People in Ethiopia did not live in low valleys during the last ice age. (2019-08-08)
Krypton reveals ancient water beneath the Israeli desert
Getting reliable precipitation data from the past has proven difficult, as is predicting regional changes for climate models in the present. (2019-07-31)
What compulsive dating-app users have in common
Loneliness and social anxiety is a bad combination for single people who use dating apps on their phones, a new study suggests. (2019-07-31)
Scientists use phone movement to predict personality types
RMIT University researchers have used data from mobile phone accelerometers -- the tiny sensors tracking phone movement for step-counting and other apps -- to predict people's personalities. (2019-07-23)
New study explains the molecular mechanism for the therapeutic effects of cilantro
Herbs, including cilantro, have a long history of use as folk medicine anticonvulsants. (2019-07-22)
Ancient Roman port history unveiled
A team of international researchers led by La Trobe University and the University of Melbourne have, for the first time worldwide, applied marine geology techniques at an ancient harbour archaeological site to uncover ancient harbour technologies of the first centuries AD. (2019-07-15)
Maize-centric diet may have contributed to ancient Maya collapse
Researchers look at the role of diet in the ability of the ancient Maya to withstand periods of severe climatic stress. (2019-07-02)
Puppy love: Choosing the perfect pooch poses challenges similar to dating
Indiana University psychologists who study relationship choice have found that when it comes to picking a canine companion, what people say they want in a dog isn't always in line with what they choose. (2019-06-25)
Thunderbolt of lightning, gamma rays exciting
University of Tokyo graduate student Yuuki Wada with colleagues from Japan discover a connection between lightning strikes and two kinds of gamma-ray phenomena in thunderclouds. (2019-06-25)
Foodie calls: Dating for a free meal (rather than a relationship)
New psychology research reveals 23-33% of women in an online study say they've engaged in a 'foodie call,' where they set up a date for a free meal. (2019-06-21)
Boomers back on the dating scene seek cosmetic procedures to put their best face forward
In today's dating world, singles make snap judgments about potential dates as fast as they can swipe. (2019-06-19)
Many choices seems promising until you actually have to choose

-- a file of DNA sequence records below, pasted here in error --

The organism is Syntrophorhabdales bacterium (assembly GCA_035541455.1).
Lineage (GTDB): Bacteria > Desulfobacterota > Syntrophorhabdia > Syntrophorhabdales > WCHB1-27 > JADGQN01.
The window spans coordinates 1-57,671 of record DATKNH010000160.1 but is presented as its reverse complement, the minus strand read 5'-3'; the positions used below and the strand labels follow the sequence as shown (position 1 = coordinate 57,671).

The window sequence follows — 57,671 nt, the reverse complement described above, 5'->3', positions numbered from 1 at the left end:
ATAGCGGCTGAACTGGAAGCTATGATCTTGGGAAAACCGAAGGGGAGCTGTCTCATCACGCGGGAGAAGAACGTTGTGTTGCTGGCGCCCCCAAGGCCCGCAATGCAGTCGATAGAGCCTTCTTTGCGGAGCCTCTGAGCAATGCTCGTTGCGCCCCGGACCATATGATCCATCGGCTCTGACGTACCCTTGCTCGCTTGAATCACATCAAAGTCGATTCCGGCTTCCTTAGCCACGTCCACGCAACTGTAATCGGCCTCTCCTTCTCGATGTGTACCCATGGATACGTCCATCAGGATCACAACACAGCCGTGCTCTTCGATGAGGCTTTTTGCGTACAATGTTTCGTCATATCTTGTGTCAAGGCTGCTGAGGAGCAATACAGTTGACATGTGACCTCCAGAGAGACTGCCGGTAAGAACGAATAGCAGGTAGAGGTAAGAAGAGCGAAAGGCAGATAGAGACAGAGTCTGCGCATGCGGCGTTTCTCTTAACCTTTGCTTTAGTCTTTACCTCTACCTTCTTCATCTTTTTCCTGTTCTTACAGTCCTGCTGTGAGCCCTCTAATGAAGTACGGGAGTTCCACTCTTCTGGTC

People faced with more options than they can effectively consider want to make a good decision, but feel they're unable to do so, according to the results of a novel study from the University at Buffalo. (2019-06-13)
Uncovering the hidden history of a giant asteroid
A massive 'hit-and-run' collision profoundly impacted the evolutionary history of Vesta, the brightest asteroid visible from Earth. (2019-06-11)
Ancient DNA from Roman and medieval grape seeds reveal ancestry of wine making
A grape variety still used in wine production in France today can be traced back 900 years to just one ancestral plant, scientists have discovered. (2019-06-10)
Exposing modern forgers
Researchers at ETH Zurich have developed a process that can provide conclusive evidence with regard to modern fakes of paintings, even in cases where the forger used old materials. (2019-06-04)
Dating app users may be more likely to control their weight in unhealthy ways
Use of dating apps may be associated with an increased risk of unhealthy weight control behaviors, including vomiting, laxative use, or diet pill use, a study in the open-access Journal of Eating Disorders suggests. (2019-05-30)
Researchers document the oldest known trees in eastern North America
A stand of bald cypress trees in North Carolina, including one least 2,624 years old, are the oldest known living trees in eastern North America and the oldest wetland tree species in the world. (2019-05-09)
Arctic rivers provide fingerprint of carbon release from thawing permafrost
The feedback between a warming climate and accelerated release of carbon currently frozen into permafrost around the Arctic is one of the grand challenges in current climate research. (2019-05-07)
First hominins on the Tibetan Plateau were Denisovans
So far Denisovans were only known from a small collection of fossil fragments from Denisova Cave in Siberia. (2019-05-01)
First examples of Iberian prehistoric 'imitation amber' beads at gravesites
Prehistoric Iberians created 'imitation amber' by repeatedly coating bead cores with tree resins, according to a study published May 1, 2019, in the open-access journal PLOS ONE by Carlos Odriozola from Universidad de Sevilla, Spain, and colleagues. (2019-05-01)
Middle Pleistocene human skull reveals variation and continuity in early Asian humans
A team of scientists led by LIU Wu and WU Xiujie from the Institute of Vertebrate Paleontology and Paleoanthropology (IVPP) of the Chinese Academy of Sciences reported the first ever Middle Pleistocene human skull found in southeastern China, revealing the variation and continuity in early Asian humans. (2019-04-30)
Crusaders made love and war, genetic study finds
The first genetic study of ancient human remains believed to be Crusaders confirms that warriors travelled from western Europe to the near East, where they mixed and had families with local people, and died together in battle. (2019-04-18)